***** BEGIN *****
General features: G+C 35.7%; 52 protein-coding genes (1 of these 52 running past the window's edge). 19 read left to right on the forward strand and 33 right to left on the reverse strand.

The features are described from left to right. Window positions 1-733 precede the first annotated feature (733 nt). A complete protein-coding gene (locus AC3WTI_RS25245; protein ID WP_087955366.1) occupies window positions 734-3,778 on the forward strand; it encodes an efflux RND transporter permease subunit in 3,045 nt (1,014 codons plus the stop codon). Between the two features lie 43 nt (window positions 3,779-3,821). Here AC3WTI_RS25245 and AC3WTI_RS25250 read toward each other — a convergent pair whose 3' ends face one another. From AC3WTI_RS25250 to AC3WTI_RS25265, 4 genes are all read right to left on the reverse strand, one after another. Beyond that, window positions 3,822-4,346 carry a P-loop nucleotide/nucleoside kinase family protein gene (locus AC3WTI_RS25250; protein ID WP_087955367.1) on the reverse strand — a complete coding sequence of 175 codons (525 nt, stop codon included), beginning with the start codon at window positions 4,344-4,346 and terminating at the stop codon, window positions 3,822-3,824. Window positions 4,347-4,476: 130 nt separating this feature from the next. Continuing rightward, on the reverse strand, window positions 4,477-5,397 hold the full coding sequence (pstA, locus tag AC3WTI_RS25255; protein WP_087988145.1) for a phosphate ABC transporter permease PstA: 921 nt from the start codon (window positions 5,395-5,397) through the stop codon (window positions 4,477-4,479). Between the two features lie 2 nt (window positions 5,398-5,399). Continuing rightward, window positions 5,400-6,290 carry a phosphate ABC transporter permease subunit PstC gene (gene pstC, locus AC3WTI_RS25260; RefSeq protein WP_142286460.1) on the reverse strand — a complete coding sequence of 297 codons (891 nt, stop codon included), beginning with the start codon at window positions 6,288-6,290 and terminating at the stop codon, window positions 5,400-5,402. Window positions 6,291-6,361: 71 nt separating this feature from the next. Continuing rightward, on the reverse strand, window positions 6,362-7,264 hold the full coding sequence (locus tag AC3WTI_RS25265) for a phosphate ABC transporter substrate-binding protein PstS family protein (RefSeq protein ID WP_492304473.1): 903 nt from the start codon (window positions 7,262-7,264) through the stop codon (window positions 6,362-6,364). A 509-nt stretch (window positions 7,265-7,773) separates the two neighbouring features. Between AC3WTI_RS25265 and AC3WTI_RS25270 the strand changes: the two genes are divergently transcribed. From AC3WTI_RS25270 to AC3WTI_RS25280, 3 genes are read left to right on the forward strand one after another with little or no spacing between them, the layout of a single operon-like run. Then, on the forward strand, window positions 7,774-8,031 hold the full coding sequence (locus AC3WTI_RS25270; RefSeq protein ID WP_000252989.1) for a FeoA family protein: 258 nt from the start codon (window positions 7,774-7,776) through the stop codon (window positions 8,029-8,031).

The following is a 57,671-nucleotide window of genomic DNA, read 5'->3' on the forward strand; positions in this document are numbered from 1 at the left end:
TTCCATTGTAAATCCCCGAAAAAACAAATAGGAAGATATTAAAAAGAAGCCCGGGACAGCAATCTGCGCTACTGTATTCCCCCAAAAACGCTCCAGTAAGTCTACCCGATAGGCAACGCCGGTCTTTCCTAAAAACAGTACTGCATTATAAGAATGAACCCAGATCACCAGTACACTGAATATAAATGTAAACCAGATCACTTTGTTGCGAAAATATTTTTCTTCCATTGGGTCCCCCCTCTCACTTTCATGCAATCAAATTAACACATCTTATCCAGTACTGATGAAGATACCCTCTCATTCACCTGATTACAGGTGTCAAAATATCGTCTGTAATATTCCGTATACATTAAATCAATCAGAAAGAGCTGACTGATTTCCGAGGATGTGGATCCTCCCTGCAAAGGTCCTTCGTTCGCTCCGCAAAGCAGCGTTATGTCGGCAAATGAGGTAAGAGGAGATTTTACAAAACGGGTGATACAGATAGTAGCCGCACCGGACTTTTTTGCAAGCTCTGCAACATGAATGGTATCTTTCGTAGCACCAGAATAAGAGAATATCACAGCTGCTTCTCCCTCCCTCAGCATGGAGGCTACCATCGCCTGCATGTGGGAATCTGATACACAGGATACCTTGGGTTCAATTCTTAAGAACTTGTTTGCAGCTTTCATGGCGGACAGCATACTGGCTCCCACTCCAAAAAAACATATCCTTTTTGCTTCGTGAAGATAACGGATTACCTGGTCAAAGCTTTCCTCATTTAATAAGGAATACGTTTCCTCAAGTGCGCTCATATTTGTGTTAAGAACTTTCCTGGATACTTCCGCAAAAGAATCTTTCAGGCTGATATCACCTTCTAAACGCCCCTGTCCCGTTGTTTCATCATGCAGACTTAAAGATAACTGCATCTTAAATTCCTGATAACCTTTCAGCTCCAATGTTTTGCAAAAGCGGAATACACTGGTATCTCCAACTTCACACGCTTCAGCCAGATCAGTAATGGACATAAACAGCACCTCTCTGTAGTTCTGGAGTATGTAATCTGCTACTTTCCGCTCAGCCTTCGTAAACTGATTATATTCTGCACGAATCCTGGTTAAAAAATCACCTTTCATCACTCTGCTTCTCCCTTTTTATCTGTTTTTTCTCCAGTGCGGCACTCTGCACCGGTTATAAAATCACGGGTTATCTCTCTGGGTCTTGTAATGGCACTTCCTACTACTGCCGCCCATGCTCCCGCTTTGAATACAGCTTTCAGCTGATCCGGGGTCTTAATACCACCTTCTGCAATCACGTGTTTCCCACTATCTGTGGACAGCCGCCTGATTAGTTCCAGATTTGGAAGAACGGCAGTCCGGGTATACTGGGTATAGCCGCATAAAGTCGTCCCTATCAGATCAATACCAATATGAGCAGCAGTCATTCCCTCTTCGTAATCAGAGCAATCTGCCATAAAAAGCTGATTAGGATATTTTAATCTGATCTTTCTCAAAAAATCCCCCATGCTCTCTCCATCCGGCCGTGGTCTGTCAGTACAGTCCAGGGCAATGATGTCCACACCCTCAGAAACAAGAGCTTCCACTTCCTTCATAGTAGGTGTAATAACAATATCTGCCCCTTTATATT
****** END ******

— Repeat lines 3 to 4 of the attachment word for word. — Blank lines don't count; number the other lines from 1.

The following is a 57,671-nucleotide window of genomic DNA, read 5'->3' on the forward strand; positions in this document are numbered from 1 at the left end:
TTCCATTGTAAATCCCCGAAAAAACAAATAGGAAGATATTAAAAAGAAGCCCGGGACAGCAATCTGCGCTACTGTATTCCCCCAAAAACGCTCCAGTAAGTCTACCCGATAGGCAACGCCGGTCTTTCCTAAAAACAGTACTGCATTATAAGAATGAACCCAGATCACCAGTACACTGAATATAAATGTAAACCAGATCACTTTGTTGCGAAAATATTTTTCTTCCATTGGGTCCCCCCTCTCACTTTCATGCAATCAAATTAACACATCTTATCCAGTACTGATGAAGATACCCTCTCATTCACCTGATTACAGGTGTCAAAATATCGTCTGTAATATTCCGTATACATTAAATCAATCAGAAAGAGCTGACTGATTTCCGAGGATGTGGATCCTCCCTGCAAAGGTCCTTCGTTCGCTCCGCAAAGCAGCGTTATGTCGGCAAATGAGGTAAGAGGAGATTTTACAAAACGGGTGATACAGATAGTAGCCGCACCGGACTTTTTTGCAAGCTCTGCAACATGAATGGTATCTTTCGTAGCACCAGAATAAGAGAATATCACAGCTGCTTCTCCCTCCCTCAGCATGGAGGCTACCATCGCCTGCATGTGGGAATCTGATACACAGGATACCTTGGGTTCAATTCTTAAGAACTTGTTTGCAGCTTTCATGGCGGACAGCATACTGGCTCCCACTCCAAAAAAACATATCCTTTTTGCTTCGTGAAGATAACGGATTACCTGGTCAAAGCTTTCCTCATTTAATAAGGAATACGTTTCCTCAAGTGCGCTCATATTTGTGTTAAGAACTTTCCTGGATACTTCCGCAAAAGAATCTTTCAGGCTGATATCACCTTCTAAACGCCCCTGTCCCGTTGTTTCATCATGCAGACTTAAAGATAACTGCATCTTAAATTCCTGATAACCTTTCAGCTCCAATGTTTTGCAAAAGCGGAATACACTGGTATCTCCAACTTCACACGCTTCAGCCAGATCAGTAATGGACATAAACAGCACCTCTCTGTAGTTCTGGAGTATGTAATCTGCTACTTTCCGCTCAGCCTTCGTAAACTGATTATATTCTGCACGAATCCTGGTTAAAAAATCACCTTTCATCACTCTGCTTCTCCCTTTTTATCTGTTTTTTCTCCAGTGCGGCACTCTGCACCGGTTATAAAATCACGGGTTATCTCTCTGGGTCTTGTAATGGCACTTCCTACTACTGCCGCCCATGCTCCCGCTTTGAATACAGCTTTCAGCTGATCCGGGGTCTTAATACCACCTTCTGCAATCACGTGTTTCCCACTATCTGTGGACAGCCGCCTGATTAGTTCCAGATTTGGAAGAACGGCAGTCCGGGTATACTGGGTATAGCCGCATAAAGTCGTCCCTATCAGATCAATACCAATATGAGCAGCAGTCATTCCCTCTTCGTAATCAGAGCAATCTGCCATAAAAAGCTGATTAGGATATTTTAATCTGATCTTTCTCAAAAAATCCCCCATGCTCTCTCCATCCGGCCGTGGTCTGTCAGTACAGTCCAGGGCAATGATGTCCACACCCTCAGAAACAAGAGCTTCCACTTCCTTCATAGTAGGTGTAATAACAATATCTGCCCCTTTATATT